For many wine lovers, Bordeaux is as good as French wine gets. While Burgundy has its superstar domaines, Champagne its peerless Houses and the Rhône boasts some of the finest winemaking talent you will find, Bordeaux wears the crown. It's combination of a marginal climate and complex mix of terroirs have provided the perfect home for classic blends of Cabernet Sauvignon, Merlot, Cabernet Franc, and Petite Verdot for centuries. It has produced a cepage – Bordeaux Blend – that is used the world over and gifted us wines as sublime as Petrus, Lafite, Latour, Ausone and d’Yquem that have been sought after for centuries.
Increasingly, however, there is talk of change in the region and significant change at that. Climate change is changing the way things are done in Bordeaux and the latest recognition of this is the formal authorisation of six new grape varieties for the region.
INAO approval of six new grape varieties
In a direct response to the changing growing conditions in the region, in 2019 seven new varieties were submitted for approval to the Institut National de l'Origine et de la Qualite (INAO). These varieties were chosen specifically for their suitability for the changing climate and the need to have grapes that could handle heat, drought, and shorter growing cycles.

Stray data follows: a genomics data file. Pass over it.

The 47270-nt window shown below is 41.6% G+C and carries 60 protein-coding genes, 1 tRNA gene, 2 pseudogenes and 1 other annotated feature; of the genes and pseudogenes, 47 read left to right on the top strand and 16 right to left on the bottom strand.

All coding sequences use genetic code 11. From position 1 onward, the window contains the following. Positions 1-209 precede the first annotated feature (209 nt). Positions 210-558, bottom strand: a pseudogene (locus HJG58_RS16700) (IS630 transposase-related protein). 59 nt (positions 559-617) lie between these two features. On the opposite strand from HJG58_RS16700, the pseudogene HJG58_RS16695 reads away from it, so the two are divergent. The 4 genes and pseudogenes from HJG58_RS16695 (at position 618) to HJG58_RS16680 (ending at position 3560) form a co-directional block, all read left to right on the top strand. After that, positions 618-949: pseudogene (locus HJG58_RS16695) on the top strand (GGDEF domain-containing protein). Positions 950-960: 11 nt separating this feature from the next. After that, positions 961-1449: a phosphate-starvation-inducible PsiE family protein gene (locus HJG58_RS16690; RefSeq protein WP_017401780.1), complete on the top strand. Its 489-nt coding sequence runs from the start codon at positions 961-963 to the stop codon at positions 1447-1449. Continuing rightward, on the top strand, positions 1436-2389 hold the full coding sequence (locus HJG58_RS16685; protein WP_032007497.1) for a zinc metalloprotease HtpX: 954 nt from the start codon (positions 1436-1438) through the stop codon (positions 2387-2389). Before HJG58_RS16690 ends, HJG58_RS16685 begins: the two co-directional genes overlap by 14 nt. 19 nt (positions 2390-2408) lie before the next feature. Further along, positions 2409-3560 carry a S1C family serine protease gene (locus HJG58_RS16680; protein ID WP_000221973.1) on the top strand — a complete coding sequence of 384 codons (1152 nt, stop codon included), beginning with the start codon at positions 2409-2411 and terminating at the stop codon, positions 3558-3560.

Last week, six of these (see below) were approved – a move that raises the total from 14 to 20. While these new varieties can only be used in small quantities for now (up to 10%) and can’t be listed on the label, the fact that they have been deemed necessary speaks volumes for the impact of climate change in Bordeaux.
The new grapes are:
- Arinarnoa - a cross between Tannat and Cabernet Sauvignon
- Castets – used to be used in Bordeaux and gives dark, concentrated grapes that are high in tannin and alcohol, so not a million miles from Tannat
- Marselan – a crossing of Grenache and Cabernet which is proving popular across the globe and gives good extract, fine cherry/currant juice and excellent colour
- Touriga Nacional – a Port variety famed for its heat resistance and the exceptional quality of its concentrated, complex, blackcurrant and cherry tinted juice
Plus, two new whites:
- Alvarinho – popular on the Iberian peninsula and gives fresh, lively wines
- Liliorila - a cross between Baroque and Chardonnay
While it’s unlikely that any of the grapes will find their way into all of Bordeaux’s vineyards (although there used to be Riesling at Yquem, so who knows?!), their impact on the regions wine could still be significant.
For now, it they will be slipped in to offset either a lack of freshness or to balance the excesses of their more noble counterparts as warmer weather and shorter hang time takes its toll. Over time, however, and if things continue to change then the INAO may be asked to look again.
Continuing climate changes - a good thing gone too far?